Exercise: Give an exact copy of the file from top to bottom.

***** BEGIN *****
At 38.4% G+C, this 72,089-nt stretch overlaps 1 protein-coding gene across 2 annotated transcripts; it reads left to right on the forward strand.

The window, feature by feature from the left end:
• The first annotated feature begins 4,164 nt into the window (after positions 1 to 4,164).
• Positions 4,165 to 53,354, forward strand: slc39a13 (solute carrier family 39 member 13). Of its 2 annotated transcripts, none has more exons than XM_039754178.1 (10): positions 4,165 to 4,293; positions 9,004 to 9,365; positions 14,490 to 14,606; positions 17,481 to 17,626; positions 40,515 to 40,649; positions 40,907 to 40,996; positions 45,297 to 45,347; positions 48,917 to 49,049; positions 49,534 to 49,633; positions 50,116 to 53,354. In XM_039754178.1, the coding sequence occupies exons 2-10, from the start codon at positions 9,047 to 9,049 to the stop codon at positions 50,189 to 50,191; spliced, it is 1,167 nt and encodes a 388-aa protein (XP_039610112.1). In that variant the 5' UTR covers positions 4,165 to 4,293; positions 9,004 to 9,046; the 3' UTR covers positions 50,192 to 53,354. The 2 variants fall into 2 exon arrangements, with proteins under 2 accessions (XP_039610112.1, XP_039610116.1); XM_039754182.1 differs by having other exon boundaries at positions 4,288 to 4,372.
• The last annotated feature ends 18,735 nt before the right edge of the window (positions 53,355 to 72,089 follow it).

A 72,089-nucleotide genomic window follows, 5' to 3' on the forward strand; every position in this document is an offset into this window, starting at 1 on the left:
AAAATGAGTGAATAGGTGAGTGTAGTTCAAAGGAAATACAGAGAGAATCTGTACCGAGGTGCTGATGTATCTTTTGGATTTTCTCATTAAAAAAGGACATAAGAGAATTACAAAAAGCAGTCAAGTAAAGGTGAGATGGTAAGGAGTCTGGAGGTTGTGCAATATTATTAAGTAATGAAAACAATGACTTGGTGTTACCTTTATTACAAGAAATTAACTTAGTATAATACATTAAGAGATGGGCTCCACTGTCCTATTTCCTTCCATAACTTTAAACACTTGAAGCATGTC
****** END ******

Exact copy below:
At 38.4% G+C, this 72,089-nt stretch overlaps 1 protein-coding gene across 2 annotated transcripts; it reads left to right on the forward strand.

The window, feature by feature from the left end:
• The first annotated feature begins 4,164 nt into the window (after positions 1 to 4,164).
• Positions 4,165 to 53,354, forward strand: slc39a13 (solute carrier family 39 member 13). Of its 2 annotated transcripts, none has more exons than XM_039754178.1 (10): positions 4,165 to 4,293; positions 9,004 to 9,365; positions 14,490 to 14,606; positions 17,481 to 17,626; positions 40,515 to 40,649; positions 40,907 to 40,996; positions 45,297 to 45,347; positions 48,917 to 49,049; positions 49,534 to 49,633; positions 50,116 to 53,354. In XM_039754178.1, the coding sequence occupies exons 2-10, from the start codon at positions 9,047 to 9,049 to the stop codon at positions 50,189 to 50,191; spliced, it is 1,167 nt and encodes a 388-aa protein (XP_039610112.1). In that variant the 5' UTR covers positions 4,165 to 4,293; positions 9,004 to 9,046; the 3' UTR covers positions 50,192 to 53,354. The 2 variants fall into 2 exon arrangements, with proteins under 2 accessions (XP_039610112.1, XP_039610116.1); XM_039754182.1 differs by having other exon boundaries at positions 4,288 to 4,372.
• The last annotated feature ends 18,735 nt before the right edge of the window (positions 53,355 to 72,089 follow it).

A 72,089-nucleotide genomic window follows, 5' to 3' on the forward strand; every position in this document is an offset into this window, starting at 1 on the left:
AAAATGAGTGAATAGGTGAGTGTAGTTCAAAGGAAATACAGAGAGAATCTGTACCGAGGTGCTGATGTATCTTTTGGATTTTCTCATTAAAAAAGGACATAAGAGAATTACAAAAAGCAGTCAAGTAAAGGTGAGATGGTAAGGAGTCTGGAGGTTGTGCAATATTATTAAGTAATGAAAACAATGACTTGGTGTTACCTTTATTACAAGAAATTAACTTAGTATAATACATTAAGAGATGGGCTCCACTGTCCTATTTCCTTCCATAACTTTAAACACTTGAAGCATGTC